MediterraneanGrocery Wholesalers in Albuquerque, NM

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The Largest Selection of Wholesale Mediterranean and Middle Eastern Products in Albuquerque

When it comes to trying new, exciting cuisine, few foods hit the spot like a deliciously fresh Mediterranean meal. However, we know that it can be very difficult to find authentic Mediterranean grocery wholesalers in Albuquerque, NM. Having lived in metro Atlanta for years, we realized that our customers needed an easy way to find quality wholesale Middle Eastern and Mediterranean food in bulk. That is why we created Nazareth Grocery Mediterranean Market – to give everyone a chance to enjoy tasty, healthy food, desserts, and authentic Mediterranean gifts at wholesale prices.

Founded in 2009, Nazareth Grocery has become one of Albuquerque’s leading international wholesale grocery stores. We are very proud to serve our customers and do everything in our power to give them the largest selection of high-quality wholesale goods available.

If you’re looking for the freshest, most delicious Middle Eastern wholesale products and ingredients, you will find them here at the best prices in the state. We encourage you to swing by our store in Marietta to see our selection for yourself. We think that you will be impressed!

The Nazareth Difference

At Nazareth Grocery Mediterranean Market, our mission is simple: bring you and your family the largest selection of wholesale Mediterranean products in Albuquerque. When coupled with our helpful, friendly staff and authentic Middle Eastern atmosphere, it’s easy to see why we are the top Middle Eastern grocery wholesaler in Albuquerque, NM. We’re proud to carry just about every kind of Mediterranean and Middle Eastern product that you can think of, from prepared meals and hookahs to fine seasonings and sweets. We’re here for our customers and want each one of them to have a unique, one-of-a-kind experience when they shop with us.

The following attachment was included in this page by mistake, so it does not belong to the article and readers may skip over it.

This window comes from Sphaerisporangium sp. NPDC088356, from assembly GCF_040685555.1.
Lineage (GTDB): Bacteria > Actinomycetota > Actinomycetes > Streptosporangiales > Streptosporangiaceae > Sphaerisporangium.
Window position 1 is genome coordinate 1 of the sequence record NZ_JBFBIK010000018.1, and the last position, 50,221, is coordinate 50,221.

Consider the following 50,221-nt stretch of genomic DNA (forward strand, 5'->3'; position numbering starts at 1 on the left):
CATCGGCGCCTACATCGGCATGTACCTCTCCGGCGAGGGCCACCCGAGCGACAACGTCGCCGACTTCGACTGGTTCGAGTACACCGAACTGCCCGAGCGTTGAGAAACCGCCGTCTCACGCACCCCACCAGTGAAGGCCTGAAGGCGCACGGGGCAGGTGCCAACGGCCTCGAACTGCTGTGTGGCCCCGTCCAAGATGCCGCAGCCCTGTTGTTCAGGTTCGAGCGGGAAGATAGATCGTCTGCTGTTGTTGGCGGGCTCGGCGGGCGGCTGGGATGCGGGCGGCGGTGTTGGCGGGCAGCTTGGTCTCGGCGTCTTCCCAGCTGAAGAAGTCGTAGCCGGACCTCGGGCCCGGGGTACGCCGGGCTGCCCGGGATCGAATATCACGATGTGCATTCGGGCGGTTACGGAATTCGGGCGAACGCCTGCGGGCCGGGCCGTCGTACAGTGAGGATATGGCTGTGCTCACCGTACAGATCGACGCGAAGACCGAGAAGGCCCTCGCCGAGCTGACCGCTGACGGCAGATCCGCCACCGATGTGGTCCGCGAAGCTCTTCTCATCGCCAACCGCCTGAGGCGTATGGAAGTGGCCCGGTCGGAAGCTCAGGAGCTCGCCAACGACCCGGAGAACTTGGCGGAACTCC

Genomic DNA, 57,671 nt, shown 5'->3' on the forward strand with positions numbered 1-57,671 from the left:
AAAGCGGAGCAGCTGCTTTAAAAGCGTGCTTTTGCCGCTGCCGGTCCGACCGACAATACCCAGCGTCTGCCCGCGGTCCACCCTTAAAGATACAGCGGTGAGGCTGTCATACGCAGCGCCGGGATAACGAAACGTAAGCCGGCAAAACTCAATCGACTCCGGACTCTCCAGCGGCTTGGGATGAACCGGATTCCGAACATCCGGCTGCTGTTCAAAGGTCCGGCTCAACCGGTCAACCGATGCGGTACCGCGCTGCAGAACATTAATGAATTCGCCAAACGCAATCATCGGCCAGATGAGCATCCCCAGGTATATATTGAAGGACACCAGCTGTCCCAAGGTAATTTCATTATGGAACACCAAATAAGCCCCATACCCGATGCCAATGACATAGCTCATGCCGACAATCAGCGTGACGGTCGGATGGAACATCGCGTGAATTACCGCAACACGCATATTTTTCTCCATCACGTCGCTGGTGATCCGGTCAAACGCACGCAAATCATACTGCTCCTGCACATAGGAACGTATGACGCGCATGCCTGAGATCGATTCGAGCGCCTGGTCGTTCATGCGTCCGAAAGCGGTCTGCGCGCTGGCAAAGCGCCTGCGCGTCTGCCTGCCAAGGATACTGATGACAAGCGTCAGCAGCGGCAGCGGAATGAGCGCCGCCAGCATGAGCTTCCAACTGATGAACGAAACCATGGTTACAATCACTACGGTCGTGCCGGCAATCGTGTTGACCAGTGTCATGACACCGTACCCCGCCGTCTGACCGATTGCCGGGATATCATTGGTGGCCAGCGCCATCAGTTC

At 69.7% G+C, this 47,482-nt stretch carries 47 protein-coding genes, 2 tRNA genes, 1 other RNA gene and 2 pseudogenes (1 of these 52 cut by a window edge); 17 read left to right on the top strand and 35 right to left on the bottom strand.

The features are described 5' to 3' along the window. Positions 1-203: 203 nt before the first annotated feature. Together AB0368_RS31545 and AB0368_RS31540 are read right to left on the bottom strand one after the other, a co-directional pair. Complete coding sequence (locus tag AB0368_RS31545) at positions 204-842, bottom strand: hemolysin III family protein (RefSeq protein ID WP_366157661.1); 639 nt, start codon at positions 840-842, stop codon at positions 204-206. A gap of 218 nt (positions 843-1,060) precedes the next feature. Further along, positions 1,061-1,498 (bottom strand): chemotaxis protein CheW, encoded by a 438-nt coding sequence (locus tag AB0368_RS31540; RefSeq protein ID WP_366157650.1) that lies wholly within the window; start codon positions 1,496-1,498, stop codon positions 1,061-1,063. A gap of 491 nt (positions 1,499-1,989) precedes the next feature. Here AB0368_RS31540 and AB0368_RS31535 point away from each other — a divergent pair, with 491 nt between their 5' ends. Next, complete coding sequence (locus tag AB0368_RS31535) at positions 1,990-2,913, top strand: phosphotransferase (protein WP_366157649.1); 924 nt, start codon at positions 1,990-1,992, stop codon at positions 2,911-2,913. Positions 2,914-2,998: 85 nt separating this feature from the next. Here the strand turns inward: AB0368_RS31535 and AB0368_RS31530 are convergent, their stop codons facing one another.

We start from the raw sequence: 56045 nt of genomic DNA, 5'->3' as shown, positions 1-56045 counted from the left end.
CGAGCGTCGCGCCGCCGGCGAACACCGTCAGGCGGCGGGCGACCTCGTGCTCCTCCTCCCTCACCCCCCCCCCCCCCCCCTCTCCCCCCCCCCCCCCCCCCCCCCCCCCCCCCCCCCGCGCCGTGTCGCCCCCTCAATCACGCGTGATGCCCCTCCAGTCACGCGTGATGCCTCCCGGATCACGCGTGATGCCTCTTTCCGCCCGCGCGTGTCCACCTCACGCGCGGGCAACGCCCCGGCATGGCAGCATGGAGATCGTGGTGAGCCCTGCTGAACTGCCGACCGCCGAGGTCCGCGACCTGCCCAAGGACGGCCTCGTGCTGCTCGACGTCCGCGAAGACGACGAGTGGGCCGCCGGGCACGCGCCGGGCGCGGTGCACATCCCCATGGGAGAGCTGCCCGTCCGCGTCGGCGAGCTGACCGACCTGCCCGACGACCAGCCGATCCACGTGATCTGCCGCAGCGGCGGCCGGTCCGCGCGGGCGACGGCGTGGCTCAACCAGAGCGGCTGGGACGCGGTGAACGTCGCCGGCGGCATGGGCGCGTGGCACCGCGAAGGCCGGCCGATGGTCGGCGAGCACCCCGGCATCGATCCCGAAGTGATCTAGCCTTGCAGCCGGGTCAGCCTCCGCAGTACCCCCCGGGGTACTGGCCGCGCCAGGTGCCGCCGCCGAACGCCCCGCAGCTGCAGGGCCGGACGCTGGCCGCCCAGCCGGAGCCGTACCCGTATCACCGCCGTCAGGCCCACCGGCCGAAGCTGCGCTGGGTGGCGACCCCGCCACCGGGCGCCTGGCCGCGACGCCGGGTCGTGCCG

Our loyal customers love our selection of the following wholesale foods and gifts:

  • Fresh Breads
  • OlivesOlives
  • HummusHummus
  • CheesesCheeses
  • SaucesSauces
  • Savory-FoodsSavory Foods
  • DessertsDesserts
  • DrinksDrinks
  • HookahsHookahs
  • TobaccoTobacco
  • SaucesGifts
  • Much More!Much More!

Our Service Areas

Most Popular Wholesale Mediterranean Foods

There is so much more to Mediterranean food than pizza and pasta. The perfect climate combined with delicious foods and amazing wine makes the Mediterranean incredibly irresistible. That’s why our customers absolutely love to buy this kind of cuisine in bulk. Every country in this region has its own set of specialties and delicacies, each with its own flavors and styles of preparation.

Mediterranean countries include:

  • France
  • Greece
  • Italy
  • Turkey
  • Syria
  • Egypt
  • Israel
  • Libya
  • Morocco
  • Tunisia
  • Spain

So, when it comes to the most popular wholesale Mediterranean products in Albuquerque,
what are we talking about?

Feta Cheese

Feta Cheese